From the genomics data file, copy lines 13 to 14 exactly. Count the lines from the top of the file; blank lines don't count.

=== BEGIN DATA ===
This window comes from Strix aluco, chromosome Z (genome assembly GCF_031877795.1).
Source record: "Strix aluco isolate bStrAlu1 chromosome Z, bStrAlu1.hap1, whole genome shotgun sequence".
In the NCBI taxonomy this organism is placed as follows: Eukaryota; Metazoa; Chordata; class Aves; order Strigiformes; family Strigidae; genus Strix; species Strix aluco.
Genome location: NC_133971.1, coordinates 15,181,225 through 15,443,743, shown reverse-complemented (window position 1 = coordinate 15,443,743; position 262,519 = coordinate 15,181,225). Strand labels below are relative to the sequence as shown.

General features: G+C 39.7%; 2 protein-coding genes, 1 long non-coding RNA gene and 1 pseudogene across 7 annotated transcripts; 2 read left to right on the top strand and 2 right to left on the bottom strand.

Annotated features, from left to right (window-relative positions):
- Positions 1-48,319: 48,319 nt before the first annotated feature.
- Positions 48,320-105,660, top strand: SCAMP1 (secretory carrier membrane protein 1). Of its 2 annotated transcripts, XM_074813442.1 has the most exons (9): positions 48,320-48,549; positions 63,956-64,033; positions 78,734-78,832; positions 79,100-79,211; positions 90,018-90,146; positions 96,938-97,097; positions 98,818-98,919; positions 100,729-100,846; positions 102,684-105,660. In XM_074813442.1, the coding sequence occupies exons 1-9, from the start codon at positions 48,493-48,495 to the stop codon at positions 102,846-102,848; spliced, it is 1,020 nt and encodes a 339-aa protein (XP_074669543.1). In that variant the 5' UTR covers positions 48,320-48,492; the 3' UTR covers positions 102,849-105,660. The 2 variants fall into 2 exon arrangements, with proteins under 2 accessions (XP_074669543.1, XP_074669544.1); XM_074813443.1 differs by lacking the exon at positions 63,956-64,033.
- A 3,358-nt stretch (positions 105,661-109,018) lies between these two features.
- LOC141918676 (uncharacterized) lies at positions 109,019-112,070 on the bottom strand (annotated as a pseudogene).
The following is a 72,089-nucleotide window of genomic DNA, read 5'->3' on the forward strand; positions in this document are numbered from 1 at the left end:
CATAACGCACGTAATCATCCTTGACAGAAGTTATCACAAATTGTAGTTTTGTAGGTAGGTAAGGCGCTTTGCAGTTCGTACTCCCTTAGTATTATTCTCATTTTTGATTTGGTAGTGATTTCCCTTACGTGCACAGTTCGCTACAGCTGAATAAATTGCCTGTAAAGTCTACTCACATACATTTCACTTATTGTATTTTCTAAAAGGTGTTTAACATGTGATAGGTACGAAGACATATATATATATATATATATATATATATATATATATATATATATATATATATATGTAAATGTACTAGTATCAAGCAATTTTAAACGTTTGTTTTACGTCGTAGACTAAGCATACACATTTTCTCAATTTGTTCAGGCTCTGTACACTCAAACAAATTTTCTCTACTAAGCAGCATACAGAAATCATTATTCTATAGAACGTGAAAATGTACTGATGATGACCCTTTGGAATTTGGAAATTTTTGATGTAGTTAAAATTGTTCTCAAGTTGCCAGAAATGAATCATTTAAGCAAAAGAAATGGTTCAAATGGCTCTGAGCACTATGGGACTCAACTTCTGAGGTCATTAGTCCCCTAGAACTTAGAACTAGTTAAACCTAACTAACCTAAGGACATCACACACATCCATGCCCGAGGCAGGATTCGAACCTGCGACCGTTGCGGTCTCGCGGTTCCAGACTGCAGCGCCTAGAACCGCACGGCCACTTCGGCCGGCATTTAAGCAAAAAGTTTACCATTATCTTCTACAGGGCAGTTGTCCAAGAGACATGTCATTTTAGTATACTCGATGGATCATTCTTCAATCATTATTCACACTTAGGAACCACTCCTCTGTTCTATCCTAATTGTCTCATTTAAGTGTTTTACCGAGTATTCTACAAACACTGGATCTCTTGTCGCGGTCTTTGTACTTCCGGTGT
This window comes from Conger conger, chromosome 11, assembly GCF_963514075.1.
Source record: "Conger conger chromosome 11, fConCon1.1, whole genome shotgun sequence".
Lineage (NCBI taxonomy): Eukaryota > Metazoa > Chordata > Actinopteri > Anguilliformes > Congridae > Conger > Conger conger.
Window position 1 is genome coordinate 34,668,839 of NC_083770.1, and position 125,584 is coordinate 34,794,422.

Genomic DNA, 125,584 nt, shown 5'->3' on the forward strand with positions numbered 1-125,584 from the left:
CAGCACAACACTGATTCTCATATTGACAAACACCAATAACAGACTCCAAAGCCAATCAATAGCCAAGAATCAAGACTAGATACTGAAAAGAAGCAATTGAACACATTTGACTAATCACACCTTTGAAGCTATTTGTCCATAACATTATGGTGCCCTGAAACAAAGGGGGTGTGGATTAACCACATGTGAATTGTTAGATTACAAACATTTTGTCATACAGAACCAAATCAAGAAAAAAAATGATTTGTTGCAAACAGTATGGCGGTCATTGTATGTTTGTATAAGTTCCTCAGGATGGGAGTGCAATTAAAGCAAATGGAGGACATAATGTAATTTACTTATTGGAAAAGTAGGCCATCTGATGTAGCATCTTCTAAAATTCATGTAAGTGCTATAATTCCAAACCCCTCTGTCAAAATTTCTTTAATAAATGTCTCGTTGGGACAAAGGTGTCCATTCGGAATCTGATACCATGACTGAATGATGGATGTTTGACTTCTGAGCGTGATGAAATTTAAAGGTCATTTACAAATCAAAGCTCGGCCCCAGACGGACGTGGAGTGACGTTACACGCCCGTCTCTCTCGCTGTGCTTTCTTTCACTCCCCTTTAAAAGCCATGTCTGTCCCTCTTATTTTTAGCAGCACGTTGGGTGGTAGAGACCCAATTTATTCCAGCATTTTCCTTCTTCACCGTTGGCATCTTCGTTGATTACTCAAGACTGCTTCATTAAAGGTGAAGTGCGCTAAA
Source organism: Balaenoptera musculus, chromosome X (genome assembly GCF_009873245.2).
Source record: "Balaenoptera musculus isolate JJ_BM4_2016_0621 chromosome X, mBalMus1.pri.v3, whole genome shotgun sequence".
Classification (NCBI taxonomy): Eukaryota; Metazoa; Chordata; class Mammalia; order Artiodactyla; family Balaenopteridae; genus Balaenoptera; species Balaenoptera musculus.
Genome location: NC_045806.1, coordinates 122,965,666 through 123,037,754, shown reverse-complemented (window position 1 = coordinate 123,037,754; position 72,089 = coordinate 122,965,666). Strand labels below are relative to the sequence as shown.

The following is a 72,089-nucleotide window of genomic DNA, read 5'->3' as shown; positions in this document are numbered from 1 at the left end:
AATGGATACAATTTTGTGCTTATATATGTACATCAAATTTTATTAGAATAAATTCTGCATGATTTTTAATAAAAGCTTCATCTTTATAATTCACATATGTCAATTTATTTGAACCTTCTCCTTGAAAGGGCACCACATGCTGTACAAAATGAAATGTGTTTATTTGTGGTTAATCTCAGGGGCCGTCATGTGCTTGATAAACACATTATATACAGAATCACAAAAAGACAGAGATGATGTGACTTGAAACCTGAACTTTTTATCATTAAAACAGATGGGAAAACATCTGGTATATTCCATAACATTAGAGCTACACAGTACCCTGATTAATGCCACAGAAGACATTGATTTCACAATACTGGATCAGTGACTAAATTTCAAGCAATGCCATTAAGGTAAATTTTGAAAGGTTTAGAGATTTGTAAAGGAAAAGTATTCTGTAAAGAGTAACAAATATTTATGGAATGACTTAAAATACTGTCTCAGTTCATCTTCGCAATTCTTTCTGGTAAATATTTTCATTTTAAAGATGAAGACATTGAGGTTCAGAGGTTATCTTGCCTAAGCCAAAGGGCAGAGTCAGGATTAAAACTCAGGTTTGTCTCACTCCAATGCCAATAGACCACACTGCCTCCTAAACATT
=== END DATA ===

This window comes from Conger conger, chromosome 11, assembly GCF_963514075.1.
Source record: "Conger conger chromosome 11, fConCon1.1, whole genome shotgun sequence".